This December is Universal Human Rights Awareness Month. All across the world people are fighting for fundamental human rights like equality based on gender, religion, and ethnicity, access to healthcare, and the right to education. In Iran, protestors are speaking up for womens’ rights; in Hong Kong, they’re advocating for freedom of speech; here at home, Americans everywhere are fighting for the rights to read and access abortions.
This is a struggle we’ve witnessed and participated in throughout history, and one that remains relevant today.
In 1948 the United Nations created the Universal Declaration of Human Rights, which has since been adopted by nearly 200 countries across the globe. The Declaration outlines 30 fundamental human rights like freedom of expression, the right to education, and the right to seek asylum.
Unfortunately, many governments continue to fail to uphold these common values. The United Nations is beginning a year-long campaign this month to encourage people and governments everywhere to honor human rights. They launched the Stand Up 4 Human Rights Campaign, which aims to educate people on the history and legacy of the Universal Declaration of Human Rights while encouraging activism that works towards the goal of achieving universal rights.
In the discussion of human rights, we often forget about the rights unique to children. In everyday discourse and in our policymaking, children are too often marginalized as merely an extension of their parents. In the courtroom, the classroom, and the Capitol, adults in power regularly ignore children’s rights and needs. The UN’s Convention on the Rights of the Child outlines ideas like protection from unwilling separation from parents, freedom of expression and protection of individual agency, and a right to education as fundamental for children. In recent years, our national and state governments have denied those very rights to children when separating immigrant children from their families, threatening to remove trans youth from loving homes, and incarcerating children in unsanitary and dangerous facilities. It’s time that the U.S and other countries across the globe stop politicizing children’s lives and recognize young people as integral, powerful members of our communities.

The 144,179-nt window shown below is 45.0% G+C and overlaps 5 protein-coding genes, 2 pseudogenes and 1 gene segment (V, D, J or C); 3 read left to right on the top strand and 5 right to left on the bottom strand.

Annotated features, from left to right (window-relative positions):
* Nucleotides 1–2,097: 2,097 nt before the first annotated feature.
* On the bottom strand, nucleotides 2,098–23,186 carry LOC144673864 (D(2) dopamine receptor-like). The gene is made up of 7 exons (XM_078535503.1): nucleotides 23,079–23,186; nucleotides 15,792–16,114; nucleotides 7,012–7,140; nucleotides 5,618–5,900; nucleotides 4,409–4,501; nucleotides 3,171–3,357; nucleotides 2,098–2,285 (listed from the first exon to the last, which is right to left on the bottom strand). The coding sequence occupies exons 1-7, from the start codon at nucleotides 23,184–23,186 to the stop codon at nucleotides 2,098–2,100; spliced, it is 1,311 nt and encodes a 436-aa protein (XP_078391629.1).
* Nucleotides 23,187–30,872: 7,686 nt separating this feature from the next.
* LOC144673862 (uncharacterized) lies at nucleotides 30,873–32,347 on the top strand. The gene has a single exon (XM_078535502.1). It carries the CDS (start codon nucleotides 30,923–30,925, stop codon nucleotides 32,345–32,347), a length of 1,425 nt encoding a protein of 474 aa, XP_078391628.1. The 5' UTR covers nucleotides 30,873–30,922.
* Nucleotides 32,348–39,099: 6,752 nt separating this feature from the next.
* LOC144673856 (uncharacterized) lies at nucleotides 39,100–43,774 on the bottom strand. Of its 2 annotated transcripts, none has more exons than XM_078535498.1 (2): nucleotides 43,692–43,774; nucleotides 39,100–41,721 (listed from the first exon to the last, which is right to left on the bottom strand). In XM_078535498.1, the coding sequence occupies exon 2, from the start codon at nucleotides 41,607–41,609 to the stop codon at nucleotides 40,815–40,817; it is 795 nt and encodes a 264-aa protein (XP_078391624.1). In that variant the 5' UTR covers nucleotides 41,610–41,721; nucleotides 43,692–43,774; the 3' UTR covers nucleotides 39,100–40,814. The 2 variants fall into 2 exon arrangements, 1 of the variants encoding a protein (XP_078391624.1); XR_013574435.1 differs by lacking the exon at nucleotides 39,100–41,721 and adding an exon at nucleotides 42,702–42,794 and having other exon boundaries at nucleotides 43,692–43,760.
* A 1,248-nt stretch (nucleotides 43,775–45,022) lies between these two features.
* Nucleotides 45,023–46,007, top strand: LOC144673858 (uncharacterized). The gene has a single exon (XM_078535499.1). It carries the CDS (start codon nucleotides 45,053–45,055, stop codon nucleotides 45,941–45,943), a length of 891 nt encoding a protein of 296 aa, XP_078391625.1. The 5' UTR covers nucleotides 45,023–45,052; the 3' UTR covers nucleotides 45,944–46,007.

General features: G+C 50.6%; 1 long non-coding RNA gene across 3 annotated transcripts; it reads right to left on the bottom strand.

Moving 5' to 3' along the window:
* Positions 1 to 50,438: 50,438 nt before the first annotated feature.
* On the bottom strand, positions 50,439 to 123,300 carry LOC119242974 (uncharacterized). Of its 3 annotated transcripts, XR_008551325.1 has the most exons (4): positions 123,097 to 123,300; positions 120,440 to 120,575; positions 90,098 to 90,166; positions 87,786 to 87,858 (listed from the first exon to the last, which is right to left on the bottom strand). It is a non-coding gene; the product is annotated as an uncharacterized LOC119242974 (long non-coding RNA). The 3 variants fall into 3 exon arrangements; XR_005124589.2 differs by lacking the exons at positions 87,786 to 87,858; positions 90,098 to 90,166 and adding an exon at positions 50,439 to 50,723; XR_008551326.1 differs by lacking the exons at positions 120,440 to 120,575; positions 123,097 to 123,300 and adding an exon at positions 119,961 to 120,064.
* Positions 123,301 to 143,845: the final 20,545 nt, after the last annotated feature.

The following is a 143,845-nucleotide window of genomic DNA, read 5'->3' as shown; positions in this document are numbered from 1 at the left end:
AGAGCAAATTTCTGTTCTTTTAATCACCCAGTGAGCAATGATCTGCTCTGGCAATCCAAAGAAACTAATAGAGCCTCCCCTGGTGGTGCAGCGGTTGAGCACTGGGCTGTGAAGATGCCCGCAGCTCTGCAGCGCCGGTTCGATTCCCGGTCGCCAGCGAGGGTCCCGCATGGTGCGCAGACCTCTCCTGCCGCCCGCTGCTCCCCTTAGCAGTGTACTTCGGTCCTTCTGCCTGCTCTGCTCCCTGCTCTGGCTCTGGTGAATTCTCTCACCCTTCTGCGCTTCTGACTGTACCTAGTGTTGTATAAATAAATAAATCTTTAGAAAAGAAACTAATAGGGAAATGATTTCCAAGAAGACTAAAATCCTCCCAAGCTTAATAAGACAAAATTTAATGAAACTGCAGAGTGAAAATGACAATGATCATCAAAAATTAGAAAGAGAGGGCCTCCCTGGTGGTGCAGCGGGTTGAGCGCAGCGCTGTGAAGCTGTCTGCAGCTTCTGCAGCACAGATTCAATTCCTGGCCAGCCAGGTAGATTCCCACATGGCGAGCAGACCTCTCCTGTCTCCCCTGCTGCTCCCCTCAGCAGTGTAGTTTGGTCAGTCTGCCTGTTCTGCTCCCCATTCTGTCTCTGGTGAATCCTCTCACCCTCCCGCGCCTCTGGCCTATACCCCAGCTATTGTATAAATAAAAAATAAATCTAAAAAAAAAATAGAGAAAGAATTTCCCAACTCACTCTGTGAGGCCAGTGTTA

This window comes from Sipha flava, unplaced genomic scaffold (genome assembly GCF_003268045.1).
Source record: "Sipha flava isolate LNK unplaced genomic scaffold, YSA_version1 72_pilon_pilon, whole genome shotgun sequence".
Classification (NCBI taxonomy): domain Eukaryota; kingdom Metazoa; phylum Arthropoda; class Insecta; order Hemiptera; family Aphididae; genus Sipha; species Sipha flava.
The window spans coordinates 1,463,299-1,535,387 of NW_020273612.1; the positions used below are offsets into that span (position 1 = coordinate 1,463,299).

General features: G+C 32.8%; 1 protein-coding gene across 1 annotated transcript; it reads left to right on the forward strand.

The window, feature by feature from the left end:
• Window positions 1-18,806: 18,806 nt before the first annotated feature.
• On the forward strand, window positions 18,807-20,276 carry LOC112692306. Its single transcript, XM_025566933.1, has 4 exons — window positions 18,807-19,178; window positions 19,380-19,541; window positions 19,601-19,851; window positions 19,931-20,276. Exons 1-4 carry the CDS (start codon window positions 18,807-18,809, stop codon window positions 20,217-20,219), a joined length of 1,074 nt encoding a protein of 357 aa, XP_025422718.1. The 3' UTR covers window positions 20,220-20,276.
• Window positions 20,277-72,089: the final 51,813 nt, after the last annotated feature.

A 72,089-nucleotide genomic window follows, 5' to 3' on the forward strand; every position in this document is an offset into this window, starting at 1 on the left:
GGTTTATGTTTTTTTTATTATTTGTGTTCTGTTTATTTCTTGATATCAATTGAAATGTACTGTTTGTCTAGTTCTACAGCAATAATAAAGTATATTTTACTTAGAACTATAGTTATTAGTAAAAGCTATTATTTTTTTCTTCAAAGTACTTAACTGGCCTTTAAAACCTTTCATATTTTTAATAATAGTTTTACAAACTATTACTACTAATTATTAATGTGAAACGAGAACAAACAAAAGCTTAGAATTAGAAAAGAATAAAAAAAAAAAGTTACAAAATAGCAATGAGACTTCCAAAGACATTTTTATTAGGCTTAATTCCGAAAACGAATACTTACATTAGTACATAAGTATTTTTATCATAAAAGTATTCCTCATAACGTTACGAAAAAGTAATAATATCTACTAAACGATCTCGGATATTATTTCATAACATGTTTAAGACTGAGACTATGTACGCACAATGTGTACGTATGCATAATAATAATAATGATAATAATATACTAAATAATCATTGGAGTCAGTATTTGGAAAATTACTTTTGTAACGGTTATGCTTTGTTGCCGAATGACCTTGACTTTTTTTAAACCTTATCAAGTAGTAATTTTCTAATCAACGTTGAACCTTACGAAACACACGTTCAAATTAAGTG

To address these needs, UNICEF launched the Child Friendly Cities Initiative in 1996. UNICEF started the initiative to respond to the challenge of realizing the rights of children, and it now operates in more than 3,000 cities and 57 countries. However, very few cities in the U.S have joined the initiative or worked toward incorporating the rights of children into public discussion.
This year, Houston has pledged to take the steps toward becoming the first Child Friendly City in the United States. To do so, Houston is implementing an action plan that aims to actively listen and integrate the voices of youth in the city into public policies and programs. Beginning in 2019, Houston conducted studies and workshops with youth and community partners to identify youth needs, such as need for mental health support, lack of civic engagement opportunities, and lack of basic resources, among others. CDF-Texas is excited to support this work by training young Houstonians to be leaders and advocates in their school, neighborhoods, and city.
By participating in this initiative, Houston is setting an example for other cities nationwide. Cities across the U.S should follow Houston’s lead and take a more active role engaging youth and incorporating their ideas into tangible public policies. Incorporating young people’s voices is a crucial part of government at all levels, and initiatives like Child Friendly Cities is a great step in the right direction.
As an individual, you absolutely have the power to advocate for initiatives like those mentioned above in your own communities. Raise your voice at city council meetings, reach out to your representatives, or organize the people around you to advocate for both human rights and the rights of children. The more we do to meet the needs and rights of every person, the better the world that we live in will be. We encourage you to do your part in striving to meet those rights, and encouraging others to do the same.